Switch to: References

Add citations

You must login to add citations.
  1. Commentary on "A Man of No Substance: The Philosopher in Plato's Gorgias," by S. Montgomery Ewegen.Joseph M. Forte - forthcoming - Proceedings of the Boston Area Colloquium of Ancient Philosophy.
    Direct download  
     
    Export citation  
     
    Bookmark  
  • The Lysis on Loving One's Own.David K. Glidden - 1981 - Classical Quarterly 31 (01):39-59.
    Cicero, Lucullus 38: ‘…non potest animal ullum non adpetere id quod accommodatum ad naturam adpareat …’ From earliest childhood every man wants to possess something. One man collects horses. Another wants gold. Socrates has a passion for companions. He would rather have a good friend than a quail or a rooster. In this way, Socrates begins his interrogation of Menexenus. He then congratulates Menexenus and Lysis for each having what he himself still does not possess. How is it that one (...)
    Direct download (3 more)  
     
    Export citation  
     
    Bookmark   6 citations  
  • Aristotle’s Considered View of the Path to Knowledge.James H. Lesher - 2012 - In Lesher James H. (ed.), El espíritu y la letra: un homenaje a Alfonso Gomez-Lobo. Ediciones Colihue. pp. 127-145.
    I argue that these inconsistencies in wording and practice reflect the existence of two distinct Aristotelian views of inquiry, one peculiar to the Posterior Analytics and the other put forward in the Physics and practiced in the Physics and in other treatises. Although the two views overlap to some degree (e.g. both regard a rudimentary understanding of the subject as an essential first stage), the view of the syllogism as the workhorse of scientific investigation and the related view of inquiry (...)
    Direct download (3 more)  
     
    Export citation  
     
    Bookmark   1 citation  
  • Ciencia y dialéctica en Acerca del cielo de Aristóteles.Manuel Berron - 2016 - Ediciones UNL.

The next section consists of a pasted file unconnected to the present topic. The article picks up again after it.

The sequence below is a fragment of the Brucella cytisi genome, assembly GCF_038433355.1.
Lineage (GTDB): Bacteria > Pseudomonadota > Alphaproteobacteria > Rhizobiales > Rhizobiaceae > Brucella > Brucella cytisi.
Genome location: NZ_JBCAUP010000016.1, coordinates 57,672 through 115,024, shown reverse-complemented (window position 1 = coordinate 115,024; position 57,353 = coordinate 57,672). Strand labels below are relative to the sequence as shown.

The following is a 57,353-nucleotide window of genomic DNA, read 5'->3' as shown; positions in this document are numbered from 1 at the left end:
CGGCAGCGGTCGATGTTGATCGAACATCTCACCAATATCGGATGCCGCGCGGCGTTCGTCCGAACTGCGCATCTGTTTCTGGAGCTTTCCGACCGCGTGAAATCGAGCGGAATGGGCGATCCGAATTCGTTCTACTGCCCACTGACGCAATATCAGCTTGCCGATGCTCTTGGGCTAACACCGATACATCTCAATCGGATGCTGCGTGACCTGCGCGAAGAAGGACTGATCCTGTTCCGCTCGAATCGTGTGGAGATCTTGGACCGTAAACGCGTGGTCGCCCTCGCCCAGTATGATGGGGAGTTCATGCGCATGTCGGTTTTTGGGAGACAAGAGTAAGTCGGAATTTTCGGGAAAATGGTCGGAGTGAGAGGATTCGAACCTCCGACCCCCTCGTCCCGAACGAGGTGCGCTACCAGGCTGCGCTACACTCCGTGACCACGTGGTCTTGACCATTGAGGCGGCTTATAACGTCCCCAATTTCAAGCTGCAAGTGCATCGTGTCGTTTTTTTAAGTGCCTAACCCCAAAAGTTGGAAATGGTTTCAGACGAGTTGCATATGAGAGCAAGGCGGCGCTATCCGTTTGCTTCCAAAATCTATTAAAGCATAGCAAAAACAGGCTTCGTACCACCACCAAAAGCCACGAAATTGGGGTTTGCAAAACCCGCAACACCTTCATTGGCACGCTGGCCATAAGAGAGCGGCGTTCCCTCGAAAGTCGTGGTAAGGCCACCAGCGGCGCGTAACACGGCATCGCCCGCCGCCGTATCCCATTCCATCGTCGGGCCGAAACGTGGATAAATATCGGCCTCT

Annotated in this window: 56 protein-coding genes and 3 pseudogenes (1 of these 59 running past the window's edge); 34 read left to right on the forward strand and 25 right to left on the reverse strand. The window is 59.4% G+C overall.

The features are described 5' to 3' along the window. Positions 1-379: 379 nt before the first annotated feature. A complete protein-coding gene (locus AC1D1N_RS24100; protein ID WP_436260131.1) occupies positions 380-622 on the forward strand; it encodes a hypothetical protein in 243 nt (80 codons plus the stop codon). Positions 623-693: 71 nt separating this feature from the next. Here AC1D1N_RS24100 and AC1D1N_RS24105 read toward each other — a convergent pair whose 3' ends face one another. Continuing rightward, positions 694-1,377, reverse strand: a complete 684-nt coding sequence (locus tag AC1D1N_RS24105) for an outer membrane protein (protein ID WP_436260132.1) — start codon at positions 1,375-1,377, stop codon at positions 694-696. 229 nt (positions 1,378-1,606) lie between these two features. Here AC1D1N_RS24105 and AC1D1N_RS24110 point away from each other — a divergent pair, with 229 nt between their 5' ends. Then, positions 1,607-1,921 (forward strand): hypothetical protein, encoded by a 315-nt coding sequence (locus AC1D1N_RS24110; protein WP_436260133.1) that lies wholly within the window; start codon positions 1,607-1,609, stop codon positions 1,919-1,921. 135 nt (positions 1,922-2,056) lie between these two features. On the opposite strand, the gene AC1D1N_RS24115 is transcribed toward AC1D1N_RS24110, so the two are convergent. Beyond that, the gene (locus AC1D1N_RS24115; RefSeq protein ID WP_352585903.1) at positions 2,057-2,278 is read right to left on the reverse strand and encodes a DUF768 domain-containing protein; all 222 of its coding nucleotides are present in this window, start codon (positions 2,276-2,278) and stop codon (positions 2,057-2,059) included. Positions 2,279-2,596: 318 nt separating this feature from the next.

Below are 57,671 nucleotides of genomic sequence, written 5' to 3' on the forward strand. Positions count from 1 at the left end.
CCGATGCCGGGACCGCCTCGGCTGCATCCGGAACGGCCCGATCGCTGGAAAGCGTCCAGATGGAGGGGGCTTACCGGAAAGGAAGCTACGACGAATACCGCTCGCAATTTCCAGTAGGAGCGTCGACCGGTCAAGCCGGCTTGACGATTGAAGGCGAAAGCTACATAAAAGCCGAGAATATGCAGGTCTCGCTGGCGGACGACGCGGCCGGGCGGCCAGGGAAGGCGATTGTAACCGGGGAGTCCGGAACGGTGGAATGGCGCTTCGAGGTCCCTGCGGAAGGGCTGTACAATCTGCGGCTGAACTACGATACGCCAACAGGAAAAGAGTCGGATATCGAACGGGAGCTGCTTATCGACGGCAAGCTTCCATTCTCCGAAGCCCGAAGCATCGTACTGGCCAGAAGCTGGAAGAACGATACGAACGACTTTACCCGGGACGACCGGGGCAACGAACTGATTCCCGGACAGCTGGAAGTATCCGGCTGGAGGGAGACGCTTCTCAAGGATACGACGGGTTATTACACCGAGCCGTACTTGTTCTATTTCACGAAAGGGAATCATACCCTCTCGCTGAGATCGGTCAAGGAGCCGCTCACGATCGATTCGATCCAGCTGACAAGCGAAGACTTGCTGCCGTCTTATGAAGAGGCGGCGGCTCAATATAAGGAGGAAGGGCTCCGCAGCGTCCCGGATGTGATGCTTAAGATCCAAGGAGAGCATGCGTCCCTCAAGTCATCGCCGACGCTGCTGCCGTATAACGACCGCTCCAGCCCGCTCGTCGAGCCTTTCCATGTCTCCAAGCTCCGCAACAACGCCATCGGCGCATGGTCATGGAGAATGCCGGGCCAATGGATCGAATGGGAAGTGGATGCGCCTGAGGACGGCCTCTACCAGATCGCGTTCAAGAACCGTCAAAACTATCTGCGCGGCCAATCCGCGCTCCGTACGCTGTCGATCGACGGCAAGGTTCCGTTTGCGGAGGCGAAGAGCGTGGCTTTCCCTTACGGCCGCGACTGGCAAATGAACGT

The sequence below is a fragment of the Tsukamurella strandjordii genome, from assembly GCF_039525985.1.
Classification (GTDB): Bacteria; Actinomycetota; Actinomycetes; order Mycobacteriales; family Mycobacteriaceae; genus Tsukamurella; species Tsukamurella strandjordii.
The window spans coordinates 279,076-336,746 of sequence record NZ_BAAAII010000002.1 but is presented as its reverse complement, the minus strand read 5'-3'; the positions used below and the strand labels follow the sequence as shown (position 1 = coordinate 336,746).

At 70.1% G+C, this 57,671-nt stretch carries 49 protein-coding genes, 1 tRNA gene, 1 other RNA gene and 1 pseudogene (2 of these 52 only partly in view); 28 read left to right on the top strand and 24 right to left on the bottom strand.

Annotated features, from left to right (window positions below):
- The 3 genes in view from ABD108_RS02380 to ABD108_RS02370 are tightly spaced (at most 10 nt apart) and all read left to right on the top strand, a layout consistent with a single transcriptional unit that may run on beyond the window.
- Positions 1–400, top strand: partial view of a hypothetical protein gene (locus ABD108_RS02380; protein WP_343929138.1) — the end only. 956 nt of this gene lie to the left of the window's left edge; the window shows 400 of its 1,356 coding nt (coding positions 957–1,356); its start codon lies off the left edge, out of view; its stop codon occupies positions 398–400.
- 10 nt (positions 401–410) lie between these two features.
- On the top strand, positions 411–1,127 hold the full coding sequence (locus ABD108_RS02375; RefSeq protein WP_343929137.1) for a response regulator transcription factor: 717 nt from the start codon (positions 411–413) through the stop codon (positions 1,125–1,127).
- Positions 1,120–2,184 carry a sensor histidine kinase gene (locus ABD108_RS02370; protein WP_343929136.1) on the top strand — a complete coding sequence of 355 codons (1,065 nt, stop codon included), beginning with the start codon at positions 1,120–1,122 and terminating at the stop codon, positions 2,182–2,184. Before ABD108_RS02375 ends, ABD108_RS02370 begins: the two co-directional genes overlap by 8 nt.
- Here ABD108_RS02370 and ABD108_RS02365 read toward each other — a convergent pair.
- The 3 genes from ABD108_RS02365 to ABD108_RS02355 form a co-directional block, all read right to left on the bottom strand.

• Commentary on Kelsey.Raphael Woolf - 2000 - Proceedings of the Boston Area Colloquium of Ancient Philosophy 16 (1):122-133.
    No categories
    Direct download (4 more)  
     
    Export citation  
     
    Bookmark   2 citations  
  • The Phaedo and Republic V on essences.F. C. White - 1978 - Journal of Hellenic Studies 98:142-156.
    Towards the close of Book V of theRepublicPlato tells us that the true philosopher has knowledge and that the objects of knowledge are the Forms. By contrast, the ‘lovers of sights and sounds’, he tells us, have no more than belief, the objects of which are physical particulars. He then goes on to present us with some very radical-sounding assertions about the nature of these physical particulars. They are bearers of opposite properties, he says, in so thorough-going a manner that (...)
    Direct download (3 more)  
     
    Export citation  
     
    Bookmark   6 citations  
  • On Essences in the Cratylus.F. C. White - 1978 - Southern Journal of Philosophy 16 (3):259-274.
  • Comparing Lives in Plato, Laws 5.James Warren - 2013 - Phronesis 58 (4):319-346.
    In Laws 5, the Athenian argues in favour of virtuous over vicious lives on the basis that the former are preferable to the latter when we consider the pleasures and pains in each. This essay offers an interpretation of the argument which does not attribute to the Athenian an exclusively hedonist axiology. It argues for a new reading of the division of ‘types of life’ at 733c-d and suggests that the Athenian relies on the conclusion established earlier in the Laws (...)